Monographs Details: Calyptothecium
Authority: Buck, William R. 1998. Pleurocarpous mosses of the West Indies. Mem. New York Bot. Gard. 82: 1-400.
Description:Genus Description - Plants mostly robust, rarely somewhat smaller, in green to golden, thin to dense, epiphytic colonies. Primary stems creeping, filiform, with small, reduced leaves, turning ca. 90° and becoming the upright secondary stem (stipe), the creeping stem continuing by a bud from near the base of the stipe, secondary stems erect to pendent, usually pinnately branched, rarely simple, rarely becoming flagellate, complanate-foliate; in cross-section with small thick-walled cells surrounding larger firm-walled cells, central strand none; paraphyllia none; pseudoparaphyllia filamentous, numerous; axillary hairs with a single short brown basal cell and ca. 3 elongate hyaline distal cells. Secondary stem and branch leaves somewhat differentiated, the stem leaves larger and more strongly auriculate; branch leaves not in conspicuous rows, imbricate, little altered when dry, spreading, oblong-ovate, acute to short-acuminate, deeply concave, often rugose, auriculate; margins entire to serrulate above, plane; costa mostly single and ending near midleaf, rarely absent; cells linear, smooth or prorulose, often thick-walled and porose; alar cells not in a distinct group but shorter and colored along the insertion. Asexual propagula of gemmae often clustered in leaf axils, uniseriate. Mostly dioicous, rarely autoicous. Perichaetia conspicuous; leaves strongly differentiated, erect, convolute, lanceolate, acuminate; margins entire throughout or serrulate above, plane; costa single or absent; cells elongate, smooth, thick-walled, porose. Setae mostly very short, rarely elongate, smooth; capsules immersed or rarely exserted, erect and symmetric, short-cylindric; exothecial cells short-rectangular, firm-walled, becoming oblate at the mouth; annulus not differentiated; operculum conic-rostrate; peristome double or apparently rarely with endostome absent, inserted slightly below the mouth, yellow, exostome teeth often irregular and perforate, most unornamented, often with a well-developed prostome; endostome, when present, with a low basal membrane, segments linear, cilia absent. Spores spherical, finely papillose, relatively large. Calyptrae mitrate or, reportedly, cucullate, small and only covering the operculum, naked or sparsely hairy.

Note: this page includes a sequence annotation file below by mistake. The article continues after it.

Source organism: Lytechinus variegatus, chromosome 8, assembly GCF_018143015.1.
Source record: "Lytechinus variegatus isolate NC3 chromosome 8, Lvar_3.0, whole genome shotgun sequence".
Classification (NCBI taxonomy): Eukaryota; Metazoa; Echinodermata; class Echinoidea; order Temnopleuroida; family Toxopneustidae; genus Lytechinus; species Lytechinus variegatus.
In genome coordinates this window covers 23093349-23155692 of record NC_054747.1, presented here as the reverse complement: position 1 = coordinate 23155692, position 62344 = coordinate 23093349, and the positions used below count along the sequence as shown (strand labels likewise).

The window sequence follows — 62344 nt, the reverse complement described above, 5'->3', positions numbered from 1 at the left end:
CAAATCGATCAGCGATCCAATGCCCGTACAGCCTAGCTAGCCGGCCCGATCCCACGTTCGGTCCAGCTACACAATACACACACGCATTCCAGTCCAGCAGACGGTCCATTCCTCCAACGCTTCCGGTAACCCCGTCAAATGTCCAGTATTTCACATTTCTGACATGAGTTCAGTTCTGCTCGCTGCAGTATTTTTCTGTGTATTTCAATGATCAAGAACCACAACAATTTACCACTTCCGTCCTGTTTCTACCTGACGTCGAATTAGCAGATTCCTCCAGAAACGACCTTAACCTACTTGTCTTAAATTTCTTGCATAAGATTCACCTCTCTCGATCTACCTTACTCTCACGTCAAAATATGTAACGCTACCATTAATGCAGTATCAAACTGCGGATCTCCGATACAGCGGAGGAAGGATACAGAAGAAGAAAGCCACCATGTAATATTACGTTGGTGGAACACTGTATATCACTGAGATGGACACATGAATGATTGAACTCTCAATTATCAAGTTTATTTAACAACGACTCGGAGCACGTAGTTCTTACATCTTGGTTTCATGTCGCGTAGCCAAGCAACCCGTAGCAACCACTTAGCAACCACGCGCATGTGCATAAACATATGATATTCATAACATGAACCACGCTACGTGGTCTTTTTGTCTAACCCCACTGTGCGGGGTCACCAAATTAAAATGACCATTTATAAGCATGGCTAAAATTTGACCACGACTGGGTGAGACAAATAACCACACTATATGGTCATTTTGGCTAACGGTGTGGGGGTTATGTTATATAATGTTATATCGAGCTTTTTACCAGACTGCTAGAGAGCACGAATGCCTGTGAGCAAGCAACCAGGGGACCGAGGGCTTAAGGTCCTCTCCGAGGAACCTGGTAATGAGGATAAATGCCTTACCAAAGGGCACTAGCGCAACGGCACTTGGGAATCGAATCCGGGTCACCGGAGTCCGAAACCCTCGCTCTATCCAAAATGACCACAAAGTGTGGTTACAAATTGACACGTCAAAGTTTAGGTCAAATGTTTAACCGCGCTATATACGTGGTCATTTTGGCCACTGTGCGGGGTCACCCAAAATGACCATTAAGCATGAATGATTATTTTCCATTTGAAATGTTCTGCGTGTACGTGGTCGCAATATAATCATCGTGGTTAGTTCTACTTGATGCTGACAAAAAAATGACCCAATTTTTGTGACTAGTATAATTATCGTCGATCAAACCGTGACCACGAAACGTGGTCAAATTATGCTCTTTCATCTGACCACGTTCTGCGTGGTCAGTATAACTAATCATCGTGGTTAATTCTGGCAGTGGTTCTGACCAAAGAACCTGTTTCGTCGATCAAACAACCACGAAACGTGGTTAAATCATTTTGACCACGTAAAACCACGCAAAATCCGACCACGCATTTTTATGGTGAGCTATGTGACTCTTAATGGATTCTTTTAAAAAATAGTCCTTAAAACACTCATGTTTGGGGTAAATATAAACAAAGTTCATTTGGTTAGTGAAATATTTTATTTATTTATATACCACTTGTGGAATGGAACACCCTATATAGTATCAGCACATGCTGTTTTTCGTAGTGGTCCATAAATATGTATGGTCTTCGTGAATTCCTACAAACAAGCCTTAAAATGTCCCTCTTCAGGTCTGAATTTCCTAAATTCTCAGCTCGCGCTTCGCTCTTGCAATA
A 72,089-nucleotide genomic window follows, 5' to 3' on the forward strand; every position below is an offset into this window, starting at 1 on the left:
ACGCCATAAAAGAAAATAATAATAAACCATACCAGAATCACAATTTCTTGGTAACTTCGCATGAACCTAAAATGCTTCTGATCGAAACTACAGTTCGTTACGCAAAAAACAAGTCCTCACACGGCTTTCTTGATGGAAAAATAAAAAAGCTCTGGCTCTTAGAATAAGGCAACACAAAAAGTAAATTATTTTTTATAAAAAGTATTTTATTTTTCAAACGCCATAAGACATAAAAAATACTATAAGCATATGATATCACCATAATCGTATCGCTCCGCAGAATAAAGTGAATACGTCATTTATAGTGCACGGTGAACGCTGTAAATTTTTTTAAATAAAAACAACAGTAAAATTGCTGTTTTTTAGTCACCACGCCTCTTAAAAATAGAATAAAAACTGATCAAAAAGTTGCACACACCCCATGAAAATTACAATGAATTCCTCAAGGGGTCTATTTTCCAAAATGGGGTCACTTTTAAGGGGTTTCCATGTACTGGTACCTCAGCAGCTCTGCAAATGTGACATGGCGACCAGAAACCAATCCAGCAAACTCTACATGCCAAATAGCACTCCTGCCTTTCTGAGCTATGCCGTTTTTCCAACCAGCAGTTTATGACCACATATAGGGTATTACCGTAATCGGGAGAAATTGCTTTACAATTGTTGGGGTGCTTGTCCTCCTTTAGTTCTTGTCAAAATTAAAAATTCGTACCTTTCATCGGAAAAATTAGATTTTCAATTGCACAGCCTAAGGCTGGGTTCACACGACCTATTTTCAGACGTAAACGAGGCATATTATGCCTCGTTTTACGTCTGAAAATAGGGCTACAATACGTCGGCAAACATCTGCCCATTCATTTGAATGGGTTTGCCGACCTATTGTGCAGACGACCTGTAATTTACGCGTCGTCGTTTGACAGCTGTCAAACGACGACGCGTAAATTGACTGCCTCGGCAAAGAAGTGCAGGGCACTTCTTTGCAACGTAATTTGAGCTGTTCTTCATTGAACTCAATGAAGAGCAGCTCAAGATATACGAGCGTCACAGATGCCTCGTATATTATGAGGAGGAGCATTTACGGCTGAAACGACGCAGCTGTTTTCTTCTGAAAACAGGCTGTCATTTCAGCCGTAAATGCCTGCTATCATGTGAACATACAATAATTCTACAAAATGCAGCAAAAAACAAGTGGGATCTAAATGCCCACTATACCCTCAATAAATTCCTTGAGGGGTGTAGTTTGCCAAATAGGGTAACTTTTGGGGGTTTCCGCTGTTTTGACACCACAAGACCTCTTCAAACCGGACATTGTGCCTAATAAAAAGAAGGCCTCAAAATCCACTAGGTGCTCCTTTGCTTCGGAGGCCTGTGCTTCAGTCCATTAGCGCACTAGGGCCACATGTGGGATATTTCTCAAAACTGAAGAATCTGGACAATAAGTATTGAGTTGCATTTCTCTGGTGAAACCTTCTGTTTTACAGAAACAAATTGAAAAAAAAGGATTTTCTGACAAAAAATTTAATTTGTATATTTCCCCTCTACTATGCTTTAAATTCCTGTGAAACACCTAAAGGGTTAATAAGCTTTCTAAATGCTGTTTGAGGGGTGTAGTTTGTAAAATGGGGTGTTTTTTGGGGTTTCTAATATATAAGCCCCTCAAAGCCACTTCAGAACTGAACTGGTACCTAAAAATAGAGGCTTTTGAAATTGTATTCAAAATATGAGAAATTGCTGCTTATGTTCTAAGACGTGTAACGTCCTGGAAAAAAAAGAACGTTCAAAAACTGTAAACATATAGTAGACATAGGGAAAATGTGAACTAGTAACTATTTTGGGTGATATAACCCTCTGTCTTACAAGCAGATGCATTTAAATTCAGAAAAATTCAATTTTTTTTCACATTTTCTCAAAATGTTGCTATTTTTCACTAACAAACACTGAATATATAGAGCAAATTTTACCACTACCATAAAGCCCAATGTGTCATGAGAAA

Discussion:Calyptothecium Mitt., J. Linn. Soc., Bot. 10: 190. 1868; Pterobryon sect. Calyptothecium (Mitt.) Mitt., J. Linn. Soc., Bot. 12: 427. 1869; Pterobryon subgen. Calyptothecium (Mitt.) Mitt., Trans. Roy. Soc. Victoria 19: 81. 1882.
Pterobryopsis sect. Pseudo-Calyptothecium Broth, in Engl. & Prantl, Nat. Pflanzenfam. 1(3): 802. 19 Apr 1906; Calyptothecium sect. Pseudo-Pterobryopsis M. Fleisch., Musci Buitenzorg 3: 859. 1908, nom. illeg.; Calyptothecium sect. Pseudo-Calyptothecium (Broth.) Wijk & Margad., Taxon 8: 72. 1959.
Calyptothecium sect. Pseudo-Neckera Broth, in Engl. & Prantl, Nat. Pflanzenfam. 1(3): 839. 31 Jul 1906, nom. illeg. incl. typ. sp.
Discussion. Calyptothecium is recognized by its erect to pendent secondary stems that are pinnately branched and frondose with complanate foliation. The leaves are often somewhat to strongly auriculate. The costa is usually single and the leaf cells mostly thick-walled and porose. The genus is weakly segregated from Jaegerina. It primarily differs by the more branched stems, complánate foliation, and auriculate leaves. Argent’s (1973: 563-602) treatment of the African taxa may be consulted for his generic concept of Calyptothecium but in our flora there should be no problem in recognition since our only species is distinctly complanate-foliate.